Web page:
|Authors||Broeker, J., Fandakova, Y., Khrosravani, N., Kiesel, A., Kubik, V., Kübler, S., Manzey, D., Monno, I., Raab, M. and Schubert, T.|
Little more than a decade ago, a study by Watson and Strayer (2010) brought forward the concept of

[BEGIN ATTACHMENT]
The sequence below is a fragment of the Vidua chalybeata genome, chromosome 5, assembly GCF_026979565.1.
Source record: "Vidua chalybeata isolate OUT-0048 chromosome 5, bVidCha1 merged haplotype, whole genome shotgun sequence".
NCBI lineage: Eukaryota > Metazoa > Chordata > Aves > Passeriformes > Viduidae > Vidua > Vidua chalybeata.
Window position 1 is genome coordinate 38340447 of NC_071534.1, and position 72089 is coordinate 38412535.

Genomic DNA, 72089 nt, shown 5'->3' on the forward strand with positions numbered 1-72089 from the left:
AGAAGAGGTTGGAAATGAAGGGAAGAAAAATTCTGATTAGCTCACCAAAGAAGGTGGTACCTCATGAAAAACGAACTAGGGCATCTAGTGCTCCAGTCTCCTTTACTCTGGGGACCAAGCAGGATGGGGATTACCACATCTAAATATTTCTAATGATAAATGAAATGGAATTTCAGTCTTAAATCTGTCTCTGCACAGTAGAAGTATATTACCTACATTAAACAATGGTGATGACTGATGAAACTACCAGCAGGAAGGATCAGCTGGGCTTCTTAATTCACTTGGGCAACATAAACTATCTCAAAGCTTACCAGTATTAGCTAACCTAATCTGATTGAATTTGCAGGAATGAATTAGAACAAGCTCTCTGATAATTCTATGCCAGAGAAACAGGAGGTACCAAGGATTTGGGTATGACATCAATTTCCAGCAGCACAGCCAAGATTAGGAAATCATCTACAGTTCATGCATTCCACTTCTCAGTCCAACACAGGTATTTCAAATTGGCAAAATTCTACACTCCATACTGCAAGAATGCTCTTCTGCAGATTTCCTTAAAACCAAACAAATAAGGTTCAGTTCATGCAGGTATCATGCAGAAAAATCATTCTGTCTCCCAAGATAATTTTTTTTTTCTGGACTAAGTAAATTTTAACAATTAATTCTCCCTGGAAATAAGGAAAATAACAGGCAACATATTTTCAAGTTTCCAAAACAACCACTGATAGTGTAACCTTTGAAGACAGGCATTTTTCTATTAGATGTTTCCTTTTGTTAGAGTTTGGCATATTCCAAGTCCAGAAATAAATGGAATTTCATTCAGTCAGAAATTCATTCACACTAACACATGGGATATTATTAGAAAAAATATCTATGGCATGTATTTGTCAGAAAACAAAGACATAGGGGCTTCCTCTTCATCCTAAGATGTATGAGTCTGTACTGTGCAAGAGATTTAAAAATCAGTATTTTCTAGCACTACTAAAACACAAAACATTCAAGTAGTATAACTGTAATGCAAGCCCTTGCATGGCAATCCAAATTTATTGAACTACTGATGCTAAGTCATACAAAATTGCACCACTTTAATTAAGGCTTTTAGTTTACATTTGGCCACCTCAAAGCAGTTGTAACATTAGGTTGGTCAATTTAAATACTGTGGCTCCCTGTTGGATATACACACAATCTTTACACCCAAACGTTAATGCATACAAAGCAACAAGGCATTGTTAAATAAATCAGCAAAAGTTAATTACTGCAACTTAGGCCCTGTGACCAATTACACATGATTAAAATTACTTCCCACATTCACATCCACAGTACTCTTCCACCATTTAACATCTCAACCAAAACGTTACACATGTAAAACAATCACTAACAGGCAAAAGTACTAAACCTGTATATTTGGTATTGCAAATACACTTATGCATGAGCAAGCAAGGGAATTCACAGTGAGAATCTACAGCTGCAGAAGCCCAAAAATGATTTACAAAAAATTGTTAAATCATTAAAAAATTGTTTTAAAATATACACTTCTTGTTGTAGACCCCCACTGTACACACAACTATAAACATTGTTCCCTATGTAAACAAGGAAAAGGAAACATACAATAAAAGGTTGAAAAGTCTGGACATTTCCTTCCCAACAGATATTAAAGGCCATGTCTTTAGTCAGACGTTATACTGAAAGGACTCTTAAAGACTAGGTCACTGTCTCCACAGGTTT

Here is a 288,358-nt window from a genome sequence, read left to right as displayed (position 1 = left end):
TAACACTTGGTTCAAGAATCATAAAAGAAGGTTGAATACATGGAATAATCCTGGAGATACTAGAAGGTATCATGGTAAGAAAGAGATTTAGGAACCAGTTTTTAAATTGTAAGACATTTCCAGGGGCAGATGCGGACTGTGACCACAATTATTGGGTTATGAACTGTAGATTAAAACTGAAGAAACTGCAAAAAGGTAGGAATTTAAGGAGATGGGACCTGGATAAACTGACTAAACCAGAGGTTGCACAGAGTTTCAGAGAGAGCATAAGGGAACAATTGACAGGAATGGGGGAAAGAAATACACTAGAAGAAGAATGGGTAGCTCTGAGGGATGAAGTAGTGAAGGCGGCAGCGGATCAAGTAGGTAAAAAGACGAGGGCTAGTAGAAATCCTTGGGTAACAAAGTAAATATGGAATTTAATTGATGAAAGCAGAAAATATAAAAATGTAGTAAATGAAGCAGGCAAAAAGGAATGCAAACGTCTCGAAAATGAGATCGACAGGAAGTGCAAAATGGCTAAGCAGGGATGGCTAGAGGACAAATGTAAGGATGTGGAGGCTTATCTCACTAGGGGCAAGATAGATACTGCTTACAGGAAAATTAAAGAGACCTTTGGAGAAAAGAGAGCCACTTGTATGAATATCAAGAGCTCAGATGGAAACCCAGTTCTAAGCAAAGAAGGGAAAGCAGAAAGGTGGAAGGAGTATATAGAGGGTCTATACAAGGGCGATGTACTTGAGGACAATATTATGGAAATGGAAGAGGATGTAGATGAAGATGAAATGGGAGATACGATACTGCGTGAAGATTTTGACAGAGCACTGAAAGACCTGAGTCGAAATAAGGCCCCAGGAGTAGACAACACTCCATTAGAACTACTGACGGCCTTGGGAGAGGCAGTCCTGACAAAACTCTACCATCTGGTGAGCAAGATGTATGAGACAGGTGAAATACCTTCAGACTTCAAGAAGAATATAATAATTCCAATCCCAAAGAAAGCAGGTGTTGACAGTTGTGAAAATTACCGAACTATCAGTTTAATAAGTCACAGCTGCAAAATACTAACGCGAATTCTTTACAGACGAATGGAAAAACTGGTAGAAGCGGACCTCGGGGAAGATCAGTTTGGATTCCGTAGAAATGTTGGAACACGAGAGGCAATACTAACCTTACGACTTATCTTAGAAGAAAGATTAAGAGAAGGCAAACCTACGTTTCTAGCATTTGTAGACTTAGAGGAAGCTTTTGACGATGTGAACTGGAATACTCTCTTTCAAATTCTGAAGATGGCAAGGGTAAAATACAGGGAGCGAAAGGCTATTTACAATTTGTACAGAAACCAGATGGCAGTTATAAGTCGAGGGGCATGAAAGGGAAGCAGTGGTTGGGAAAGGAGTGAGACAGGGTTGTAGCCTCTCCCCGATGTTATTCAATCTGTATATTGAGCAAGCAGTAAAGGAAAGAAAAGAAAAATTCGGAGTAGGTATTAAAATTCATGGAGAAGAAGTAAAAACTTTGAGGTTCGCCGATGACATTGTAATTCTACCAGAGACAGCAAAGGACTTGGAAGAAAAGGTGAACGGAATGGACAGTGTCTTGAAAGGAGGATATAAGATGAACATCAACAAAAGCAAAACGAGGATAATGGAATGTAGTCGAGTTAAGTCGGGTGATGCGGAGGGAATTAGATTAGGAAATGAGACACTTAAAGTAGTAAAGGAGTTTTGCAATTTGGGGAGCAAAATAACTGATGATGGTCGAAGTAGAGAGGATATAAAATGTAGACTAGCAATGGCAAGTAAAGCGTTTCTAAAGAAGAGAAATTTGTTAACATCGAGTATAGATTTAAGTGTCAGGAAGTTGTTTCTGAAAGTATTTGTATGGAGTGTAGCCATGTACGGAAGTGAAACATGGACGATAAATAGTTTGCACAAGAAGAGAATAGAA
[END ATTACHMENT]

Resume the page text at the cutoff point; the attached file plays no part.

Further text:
supertaskers, because 5 of the 200 participants tested had the remarkable ability to perform a driving task and an operation span task without any costs. This outcome, which accentuates the potential impact of individual differences on multitasking, caused a stir in dual-task research by challenging previous assumptions about the cognitive architecture and the robust empirical evidence about limited cognitive resources and imperfect time-sharing (Kahneman, 1973; Tombu & Jolicœur, 2003; Wickens, 2002). Adhering to the common assumption that multiple tasks cannot be performed without interference or costs, dual-task research had primarily focused on discovering and explaining the mechanisms underlying limitations in information processing (Meyer & Kieras, 1997; Wickens, 1980). As a result, researchers have been very successful in developing distinguished paradigms and establishing differentiated theories on dual-task and task-switching costs valid across multiple studies on human participants (Koch et al., 2018). It has been suggested that this work is best organized according to three research perspectives, which differ in their focus on cognitive structure, flexibility, and plasticity (for the full review see Koch et al., 2018). In their review, Koch et al. mention that there might be some relations between the three perspectives and that they should be seen as complementary rather than competitive in the sense that they refer “either to the current status of the cognitive system (structure, flexibility) or its dynamic change (plasticity)” (p. 558). However, the review remains short on explicitly describing or explaining the intersections between the three perspectives. The overall goal of this theoretical note is to show that the explicit consideration of individual differences is one possible way to elaborate in more detail on how and why the perspectives complement each other, that is, why the consideration of individual differences in one perspective can enhance the understanding of the other perspective. Whereas most established work on multitasking has been derived from group means, we posit that too little emphasis has been put on variability between and within participants (see also the requirement for nomothetic instead of Aristotelian view; e.g., Hommel & Colzato, 2017). To remedy this state, we will first define structure, flexibility and plasticity and describe what constitutes individual differences in these three perspectives. We will then outline selected empirical results on the intersections, without claiming to be exhaustive, and raise possible future research questions and directions.